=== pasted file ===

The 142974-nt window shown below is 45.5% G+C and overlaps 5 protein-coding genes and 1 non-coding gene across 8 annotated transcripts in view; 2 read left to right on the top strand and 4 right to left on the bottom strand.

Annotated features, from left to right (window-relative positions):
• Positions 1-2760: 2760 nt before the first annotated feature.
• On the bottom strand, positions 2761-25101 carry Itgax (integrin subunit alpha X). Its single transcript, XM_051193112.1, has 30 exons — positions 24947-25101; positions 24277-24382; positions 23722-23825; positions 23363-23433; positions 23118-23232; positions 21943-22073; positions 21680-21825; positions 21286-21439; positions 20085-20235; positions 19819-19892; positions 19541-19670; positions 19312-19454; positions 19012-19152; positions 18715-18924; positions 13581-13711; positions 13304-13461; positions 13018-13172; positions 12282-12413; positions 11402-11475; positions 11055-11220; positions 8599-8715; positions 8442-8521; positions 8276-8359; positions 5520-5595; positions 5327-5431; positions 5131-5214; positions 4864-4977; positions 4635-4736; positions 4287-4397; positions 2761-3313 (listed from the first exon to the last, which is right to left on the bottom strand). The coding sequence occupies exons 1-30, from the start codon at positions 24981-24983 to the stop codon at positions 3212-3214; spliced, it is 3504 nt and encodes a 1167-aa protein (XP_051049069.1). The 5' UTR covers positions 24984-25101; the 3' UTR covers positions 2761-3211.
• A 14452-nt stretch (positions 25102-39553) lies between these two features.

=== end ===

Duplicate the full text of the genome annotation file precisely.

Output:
The 142974-nt window shown below is 45.5% G+C and overlaps 5 protein-coding genes and 1 non-coding gene across 8 annotated transcripts in view; 2 read left to right on the top strand and 4 right to left on the bottom strand.

Annotated features, from left to right (window-relative positions):
• Positions 1-2760: 2760 nt before the first annotated feature.
• On the bottom strand, positions 2761-25101 carry Itgax (integrin subunit alpha X). Its single transcript, XM_051193112.1, has 30 exons — positions 24947-25101; positions 24277-24382; positions 23722-23825; positions 23363-23433; positions 23118-23232; positions 21943-22073; positions 21680-21825; positions 21286-21439; positions 20085-20235; positions 19819-19892; positions 19541-19670; positions 19312-19454; positions 19012-19152; positions 18715-18924; positions 13581-13711; positions 13304-13461; positions 13018-13172; positions 12282-12413; positions 11402-11475; positions 11055-11220; positions 8599-8715; positions 8442-8521; positions 8276-8359; positions 5520-5595; positions 5327-5431; positions 5131-5214; positions 4864-4977; positions 4635-4736; positions 4287-4397; positions 2761-3313 (listed from the first exon to the last, which is right to left on the bottom strand). The coding sequence occupies exons 1-30, from the start codon at positions 24981-24983 to the stop codon at positions 3212-3214; spliced, it is 3504 nt and encodes a 1167-aa protein (XP_051049069.1). The 5' UTR covers positions 24984-25101; the 3' UTR covers positions 2761-3211.
• A 14452-nt stretch (positions 25102-39553) lies between these two features.